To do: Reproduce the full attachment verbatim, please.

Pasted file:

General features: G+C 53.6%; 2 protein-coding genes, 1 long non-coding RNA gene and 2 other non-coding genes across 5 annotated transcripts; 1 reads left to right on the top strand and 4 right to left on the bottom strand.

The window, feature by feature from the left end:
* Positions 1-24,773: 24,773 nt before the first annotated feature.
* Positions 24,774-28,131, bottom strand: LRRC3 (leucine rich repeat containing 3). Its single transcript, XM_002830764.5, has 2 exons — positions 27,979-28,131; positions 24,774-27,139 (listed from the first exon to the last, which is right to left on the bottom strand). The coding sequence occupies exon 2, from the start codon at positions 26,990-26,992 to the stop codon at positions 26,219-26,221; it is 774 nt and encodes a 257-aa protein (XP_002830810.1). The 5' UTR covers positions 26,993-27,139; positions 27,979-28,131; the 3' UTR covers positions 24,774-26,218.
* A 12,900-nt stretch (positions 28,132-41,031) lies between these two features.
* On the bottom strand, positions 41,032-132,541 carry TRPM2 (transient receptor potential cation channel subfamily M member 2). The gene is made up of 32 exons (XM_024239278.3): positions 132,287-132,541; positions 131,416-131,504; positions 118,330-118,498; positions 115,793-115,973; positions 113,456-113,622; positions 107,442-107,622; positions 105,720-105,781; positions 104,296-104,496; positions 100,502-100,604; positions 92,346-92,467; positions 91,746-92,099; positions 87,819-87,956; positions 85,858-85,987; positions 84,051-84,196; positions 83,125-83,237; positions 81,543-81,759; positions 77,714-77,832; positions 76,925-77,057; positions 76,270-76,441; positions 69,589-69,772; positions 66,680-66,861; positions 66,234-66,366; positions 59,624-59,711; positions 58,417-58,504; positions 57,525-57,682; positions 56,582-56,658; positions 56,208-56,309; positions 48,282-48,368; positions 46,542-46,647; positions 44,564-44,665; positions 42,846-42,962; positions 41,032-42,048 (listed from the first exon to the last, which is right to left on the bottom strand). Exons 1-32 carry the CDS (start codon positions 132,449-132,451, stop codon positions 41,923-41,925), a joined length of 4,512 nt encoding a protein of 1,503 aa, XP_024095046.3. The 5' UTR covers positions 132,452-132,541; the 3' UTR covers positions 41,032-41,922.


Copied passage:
General features: G+C 53.6%; 2 protein-coding genes, 1 long non-coding RNA gene and 2 other non-coding genes across 5 annotated transcripts; 1 reads left to right on the top strand and 4 right to left on the bottom strand.

The window, feature by feature from the left end:
* Positions 1-24,773: 24,773 nt before the first annotated feature.
* Positions 24,774-28,131, bottom strand: LRRC3 (leucine rich repeat containing 3). Its single transcript, XM_002830764.5, has 2 exons — positions 27,979-28,131; positions 24,774-27,139 (listed from the first exon to the last, which is right to left on the bottom strand). The coding sequence occupies exon 2, from the start codon at positions 26,990-26,992 to the stop codon at positions 26,219-26,221; it is 774 nt and encodes a 257-aa protein (XP_002830810.1). The 5' UTR covers positions 26,993-27,139; positions 27,979-28,131; the 3' UTR covers positions 24,774-26,218.
* A 12,900-nt stretch (positions 28,132-41,031) lies between these two features.
* On the bottom strand, positions 41,032-132,541 carry TRPM2 (transient receptor potential cation channel subfamily M member 2). The gene is made up of 32 exons (XM_024239278.3): positions 132,287-132,541; positions 131,416-131,504; positions 118,330-118,498; positions 115,793-115,973; positions 113,456-113,622; positions 107,442-107,622; positions 105,720-105,781; positions 104,296-104,496; positions 100,502-100,604; positions 92,346-92,467; positions 91,746-92,099; positions 87,819-87,956; positions 85,858-85,987; positions 84,051-84,196; positions 83,125-83,237; positions 81,543-81,759; positions 77,714-77,832; positions 76,925-77,057; positions 76,270-76,441; positions 69,589-69,772; positions 66,680-66,861; positions 66,234-66,366; positions 59,624-59,711; positions 58,417-58,504; positions 57,525-57,682; positions 56,582-56,658; positions 56,208-56,309; positions 48,282-48,368; positions 46,542-46,647; positions 44,564-44,665; positions 42,846-42,962; positions 41,032-42,048 (listed from the first exon to the last, which is right to left on the bottom strand). Exons 1-32 carry the CDS (start codon positions 132,449-132,451, stop codon positions 41,923-41,925), a joined length of 4,512 nt encoding a protein of 1,503 aa, XP_024095046.3. The 5' UTR covers positions 132,452-132,541; the 3' UTR covers positions 41,032-41,922.